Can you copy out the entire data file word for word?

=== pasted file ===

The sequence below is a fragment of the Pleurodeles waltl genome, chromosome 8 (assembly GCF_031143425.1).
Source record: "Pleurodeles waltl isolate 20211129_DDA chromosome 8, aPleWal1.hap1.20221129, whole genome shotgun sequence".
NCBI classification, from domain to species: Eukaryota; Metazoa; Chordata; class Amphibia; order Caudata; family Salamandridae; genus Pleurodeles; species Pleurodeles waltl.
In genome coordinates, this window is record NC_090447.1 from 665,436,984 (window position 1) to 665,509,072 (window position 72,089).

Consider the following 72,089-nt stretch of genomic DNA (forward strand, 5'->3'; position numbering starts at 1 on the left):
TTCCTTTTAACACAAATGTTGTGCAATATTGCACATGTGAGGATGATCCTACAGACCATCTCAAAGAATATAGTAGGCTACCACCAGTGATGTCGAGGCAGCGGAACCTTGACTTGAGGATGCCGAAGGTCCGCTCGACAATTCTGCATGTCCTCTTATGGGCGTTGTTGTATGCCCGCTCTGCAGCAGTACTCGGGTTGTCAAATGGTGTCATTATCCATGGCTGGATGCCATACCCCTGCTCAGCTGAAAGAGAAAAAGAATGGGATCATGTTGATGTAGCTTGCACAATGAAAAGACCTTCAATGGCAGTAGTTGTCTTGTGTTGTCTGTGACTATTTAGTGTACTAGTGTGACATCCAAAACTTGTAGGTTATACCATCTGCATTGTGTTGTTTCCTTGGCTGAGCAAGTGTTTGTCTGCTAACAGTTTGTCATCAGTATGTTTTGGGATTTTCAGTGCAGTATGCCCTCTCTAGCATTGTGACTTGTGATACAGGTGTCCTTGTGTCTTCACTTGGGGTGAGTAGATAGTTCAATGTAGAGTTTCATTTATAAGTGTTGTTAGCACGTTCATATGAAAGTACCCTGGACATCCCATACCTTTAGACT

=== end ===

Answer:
The sequence below is a fragment of the Pleurodeles waltl genome, chromosome 8 (assembly GCF_031143425.1).
Source record: "Pleurodeles waltl isolate 20211129_DDA chromosome 8, aPleWal1.hap1.20221129, whole genome shotgun sequence".
NCBI classification, from domain to species: Eukaryota; Metazoa; Chordata; class Amphibia; order Caudata; family Salamandridae; genus Pleurodeles; species Pleurodeles waltl.
In genome coordinates, this window is record NC_090447.1 from 665,436,984 (window position 1) to 665,509,072 (window position 72,089).

Consider the following 72,089-nt stretch of genomic DNA (forward strand, 5'->3'; position numbering starts at 1 on the left):
TTCCTTTTAACACAAATGTTGTGCAATATTGCACATGTGAGGATGATCCTACAGACCATCTCAAAGAATATAGTAGGCTACCACCAGTGATGTCGAGGCAGCGGAACCTTGACTTGAGGATGCCGAAGGTCCGCTCGACAATTCTGCATGTCCTCTTATGGGCGTTGTTGTATGCCCGCTCTGCAGCAGTACTCGGGTTGTCAAATGGTGTCATTATCCATGGCTGGATGCCATACCCCTGCTCAGCTGAAAGAGAAAAAGAATGGGATCATGTTGATGTAGCTTGCACAATGAAAAGACCTTCAATGGCAGTAGTTGTCTTGTGTTGTCTGTGACTATTTAGTGTACTAGTGTGACATCCAAAACTTGTAGGTTATACCATCTGCATTGTGTTGTTTCCTTGGCTGAGCAAGTGTTTGTCTGCTAACAGTTTGTCATCAGTATGTTTTGGGATTTTCAGTGCAGTATGCCCTCTCTAGCATTGTGACTTGTGATACAGGTGTCCTTGTGTCTTCACTTGGGGTGAGTAGATAGTTCAATGTAGAGTTTCATTTATAAGTGTTGTTAGCACGTTCATATGAAAGTACCCTGGACATCCCATACCTTTAGACT